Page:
‘Toni Morrison: The Pieces I Am’ review: moving portrait of a literary icon is a timely reminder of the power of the pen

Oprah Winfrey, Angela Davis and more explore the life of a cultural giant

“Words are powerful,” concludes Toni Morrison while recounting a childhood story early on in the illuminating new documentary The Pieces I Am. The winner of the Nobel Prize for Literature – who died in August 2019 – is recalling a time when she and her sister tried to chalk out the word ‘fuck’ on the pavement outside their house, but their furious mother caught them in the act. Morrison asserts down the barrel of the camera that it was then that she truly understood the potency of the pen.

This is just one of a handful of evocative anecdotes recalled beautifully by the late author in director Timothy Greenfield-Sanders’ piecemeal film about her life and career. But Toni Morrison: The Pieces I Am is by no means a comprehensive account of everything the late American novelist had written or achieved. Rather, it presents itself as a broad brush celebration of her earlier selected works from The Bluest Eye (1970) to Beloved (1987) – replete, too, with cuttings from negative reviews – and spliced with stunning portrait-style interviews with Morrison herself. Framing her thoughts and stories are separate conversations with her literary pals and associates (Russell Banks, Angela Davis and more), which are notably filmed off-centre so they don’t detract from the film’s shining star.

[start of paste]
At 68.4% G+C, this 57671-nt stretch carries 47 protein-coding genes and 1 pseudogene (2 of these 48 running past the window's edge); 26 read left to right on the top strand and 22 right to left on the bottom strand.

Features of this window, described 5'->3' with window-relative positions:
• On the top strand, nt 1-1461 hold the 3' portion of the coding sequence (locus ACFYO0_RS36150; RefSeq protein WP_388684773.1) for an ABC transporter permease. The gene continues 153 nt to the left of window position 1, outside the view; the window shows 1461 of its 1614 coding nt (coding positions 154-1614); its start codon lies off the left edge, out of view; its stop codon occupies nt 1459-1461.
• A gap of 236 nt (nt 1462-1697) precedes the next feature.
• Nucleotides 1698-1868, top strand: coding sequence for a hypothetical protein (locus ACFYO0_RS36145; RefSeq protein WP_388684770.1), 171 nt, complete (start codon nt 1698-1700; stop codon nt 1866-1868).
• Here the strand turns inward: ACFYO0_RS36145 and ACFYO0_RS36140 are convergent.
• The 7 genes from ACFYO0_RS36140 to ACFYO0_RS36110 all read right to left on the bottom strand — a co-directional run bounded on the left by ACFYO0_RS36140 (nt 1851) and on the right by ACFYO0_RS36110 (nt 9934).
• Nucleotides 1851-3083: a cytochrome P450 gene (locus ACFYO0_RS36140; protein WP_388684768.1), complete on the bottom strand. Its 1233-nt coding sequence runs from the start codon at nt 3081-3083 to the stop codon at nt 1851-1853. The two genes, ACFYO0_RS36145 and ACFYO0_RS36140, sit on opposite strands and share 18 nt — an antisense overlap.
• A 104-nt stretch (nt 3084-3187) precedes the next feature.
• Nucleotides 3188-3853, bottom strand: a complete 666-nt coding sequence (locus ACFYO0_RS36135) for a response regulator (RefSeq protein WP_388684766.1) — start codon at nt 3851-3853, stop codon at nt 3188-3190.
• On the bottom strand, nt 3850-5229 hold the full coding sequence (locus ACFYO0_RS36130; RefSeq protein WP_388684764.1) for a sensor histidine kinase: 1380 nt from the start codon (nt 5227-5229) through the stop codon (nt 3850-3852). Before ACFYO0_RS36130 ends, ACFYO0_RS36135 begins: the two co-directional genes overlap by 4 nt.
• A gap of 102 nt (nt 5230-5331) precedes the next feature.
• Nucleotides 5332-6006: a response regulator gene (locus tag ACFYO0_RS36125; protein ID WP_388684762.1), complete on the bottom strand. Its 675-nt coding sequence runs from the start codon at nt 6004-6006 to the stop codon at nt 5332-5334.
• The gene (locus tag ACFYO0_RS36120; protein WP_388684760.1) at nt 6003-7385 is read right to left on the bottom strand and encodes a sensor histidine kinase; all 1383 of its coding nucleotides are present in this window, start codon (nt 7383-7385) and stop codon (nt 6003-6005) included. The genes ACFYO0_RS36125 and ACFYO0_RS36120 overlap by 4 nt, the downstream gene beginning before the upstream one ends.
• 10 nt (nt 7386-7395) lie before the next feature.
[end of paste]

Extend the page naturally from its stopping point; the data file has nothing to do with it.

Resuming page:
Elsewhere, Greenfield-Sanders (the esteemed portrait photographer whom Morrison entrusted to capture her over her career) breaks up these interviews with B-roll that varies from the domestic to the artistic. Stills of paintings by contemporary African-American artists; scratched tape-effect imagery of suburban life in Lorain, Ohio where Morrison grew up, and archive TV interviews colour the narrative, though their impact lands with mixed results.

Lifted by composer Kathryn Bostic’s inquisitive, jazzy score, the documentary works best when it allows Morrison to talk about blackness and African American history. In particular, a deeper level of understanding of her craft arrives when she insists that it was always her aim to write novels that spoke directly to black people, not for them. Ralph Ellison and Frederick Douglass were black writers that “didn’t talk to me” she says. None did, in fact. She shrugs off literary critics who said her novels were too focused on the experiences of black people. “I was trying to make sure the white gaze wasn’t the dominant one in my books,” she explains, reasoning that it had never before been absent.

Toni Morrison
Toni Morrison on ‘The Dick Cavett Show’ in 1981. Credit: Alamy

Gushing declarations of love from Oprah Winfrey, who remarks that Morrison’s power lies in her “teaching us all the time” about the human condition and “how to love through pain”, make for some of the film’s most gut-punching moments; Winfrey is of course well-versed in the art of being affecting on camera. As too is the section in which poet Sonia Sanchez is visibly moved while describing how special Morrison was.

While some of the fleeting cuts to uncontextualised artwork feel superfluous and distracting in an otherwise immersive watch, there’s an obvious constriction in making a film about a writer and these choices are understandable, if not a little clumsy. That said, The Pieces I Am gives viewers the chance to at last learn more about the author who painted her characters so vividly, and who is so vividly painted here.


  • Director: Timothy Greenfield-Sanders
  • Starring: Toni Morrison, Hilton Als, Oprah Winfrey
  • Release date: March 6